Raise your hand if you’ve ever been at the bank and nodded along to an explanation that might as well have been in Klingon. You didn’t do your degree in Finance and Accounting and your BA in English Language just isn’t helping you here. Don’t worry though, you’re not alone. Millions of Brits don’t understand financial jargon and have lived perfectly happy lives in doing so.
As SWNS Digital report, every year millions of people sign financial contracts without fully knowing what they’re putting their name down for. One in six UK adults will openly admit that they do not know even the most common jargon and abbreviations like ISA and AER. Just think about all the people out there who wouldn’t admit that.
This study, commissioned by Norton Finance, asked 1000 adults about their approximate knowledge around bank jargon used everyday by high street banks.
To give you the brief, 80% of respondents believed that banks use way too much jargon and feel tricked, betrayed and emotionally damaged by their banks (I made that last bit up).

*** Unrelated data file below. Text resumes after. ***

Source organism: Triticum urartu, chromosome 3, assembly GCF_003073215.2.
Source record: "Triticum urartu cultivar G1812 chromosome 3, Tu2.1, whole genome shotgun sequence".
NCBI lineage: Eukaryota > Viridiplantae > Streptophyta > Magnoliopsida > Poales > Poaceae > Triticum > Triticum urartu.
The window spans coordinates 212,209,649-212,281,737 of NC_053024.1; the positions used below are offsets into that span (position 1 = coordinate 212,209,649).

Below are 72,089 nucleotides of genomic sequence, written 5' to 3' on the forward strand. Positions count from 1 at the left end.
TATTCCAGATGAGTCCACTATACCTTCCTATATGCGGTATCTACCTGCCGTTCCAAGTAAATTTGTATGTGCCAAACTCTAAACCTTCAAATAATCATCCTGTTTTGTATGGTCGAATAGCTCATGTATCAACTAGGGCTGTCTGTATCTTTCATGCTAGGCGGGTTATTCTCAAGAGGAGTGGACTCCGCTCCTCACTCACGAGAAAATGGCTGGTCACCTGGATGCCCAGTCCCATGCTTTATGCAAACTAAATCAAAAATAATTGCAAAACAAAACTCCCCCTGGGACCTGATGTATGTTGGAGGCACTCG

In order to save face we all just nod along with the bankers behind the desks and the TV adverts like a student that’s walked into the wrong lecture. But there is starting to be serious push-back against the complicated terminology.
Keith Stringer, founder of Norton Finance, wrote: “we’re seeing a huge majority wanting more action from public authorities to stem the issues. There’s a tie to the kind of language a financial establishment uses and trust”.
Part of the study involved participants reading a list of real and imaginary financial terms and being asked to determine the real jargon from the fake. To give you an idea of how the public fared, 10% of people didn’t believe ‘credit rating’ was a real thing.
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This means, hypothetically, that 100 out of 1,000 people out there are running around like lunatics not believing that credit rating is a thing. These kind of people probably think the moon is the back of the sun. Something needs to be done.
If you want to be part of the solution, you can take the, catchily titled, Great Finance Jargon Quiz here.